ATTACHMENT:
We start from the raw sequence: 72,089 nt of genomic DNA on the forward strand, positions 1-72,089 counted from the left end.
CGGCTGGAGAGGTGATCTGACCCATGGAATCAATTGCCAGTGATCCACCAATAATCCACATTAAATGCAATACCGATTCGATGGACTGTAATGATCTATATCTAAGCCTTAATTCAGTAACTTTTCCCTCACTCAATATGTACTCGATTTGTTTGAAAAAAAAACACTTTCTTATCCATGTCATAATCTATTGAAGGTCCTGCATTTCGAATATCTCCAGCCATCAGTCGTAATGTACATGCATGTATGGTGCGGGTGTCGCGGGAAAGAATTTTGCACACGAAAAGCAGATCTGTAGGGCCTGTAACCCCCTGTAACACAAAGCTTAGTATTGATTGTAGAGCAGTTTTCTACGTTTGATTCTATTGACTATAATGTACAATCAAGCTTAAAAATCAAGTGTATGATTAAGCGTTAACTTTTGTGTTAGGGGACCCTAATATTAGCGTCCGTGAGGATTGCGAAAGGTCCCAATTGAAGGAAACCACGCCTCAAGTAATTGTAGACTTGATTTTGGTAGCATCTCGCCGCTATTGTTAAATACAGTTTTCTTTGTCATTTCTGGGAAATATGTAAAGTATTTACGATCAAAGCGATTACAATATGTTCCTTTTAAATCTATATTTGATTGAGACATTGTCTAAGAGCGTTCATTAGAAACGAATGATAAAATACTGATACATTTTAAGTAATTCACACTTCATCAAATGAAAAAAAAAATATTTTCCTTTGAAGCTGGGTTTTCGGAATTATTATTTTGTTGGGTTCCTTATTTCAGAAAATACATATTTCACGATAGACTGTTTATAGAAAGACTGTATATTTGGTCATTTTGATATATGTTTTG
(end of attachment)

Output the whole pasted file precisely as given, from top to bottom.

We start from the raw sequence: 72,089 nt of genomic DNA on the forward strand, positions 1-72,089 counted from the left end.
CGGCTGGAGAGGTGATCTGACCCATGGAATCAATTGCCAGTGATCCACCAATAATCCACATTAAATGCAATACCGATTCGATGGACTGTAATGATCTATATCTAAGCCTTAATTCAGTAACTTTTCCCTCACTCAATATGTACTCGATTTGTTTGAAAAAAAAACACTTTCTTATCCATGTCATAATCTATTGAAGGTCCTGCATTTCGAATATCTCCAGCCATCAGTCGTAATGTACATGCATGTATGGTGCGGGTGTCGCGGGAAAGAATTTTGCACACGAAAAGCAGATCTGTAGGGCCTGTAACCCCCTGTAACACAAAGCTTAGTATTGATTGTAGAGCAGTTTTCTACGTTTGATTCTATTGACTATAATGTACAATCAAGCTTAAAAATCAAGTGTATGATTAAGCGTTAACTTTTGTGTTAGGGGACCCTAATATTAGCGTCCGTGAGGATTGCGAAAGGTCCCAATTGAAGGAAACCACGCCTCAAGTAATTGTAGACTTGATTTTGGTAGCATCTCGCCGCTATTGTTAAATACAGTTTTCTTTGTCATTTCTGGGAAATATGTAAAGTATTTACGATCAAAGCGATTACAATATGTTCCTTTTAAATCTATATTTGATTGAGACATTGTCTAAGAGCGTTCATTAGAAACGAATGATAAAATACTGATACATTTTAAGTAATTCACACTTCATCAAATGAAAAAAAAAATATTTTCCTTTGAAGCTGGGTTTTCGGAATTATTATTTTGTTGGGTTCCTTATTTCAGAAAATACATATTTCACGATAGACTGTTTATAGAAAGACTGTATATTTGGTCATTTTGATATATGTTTTG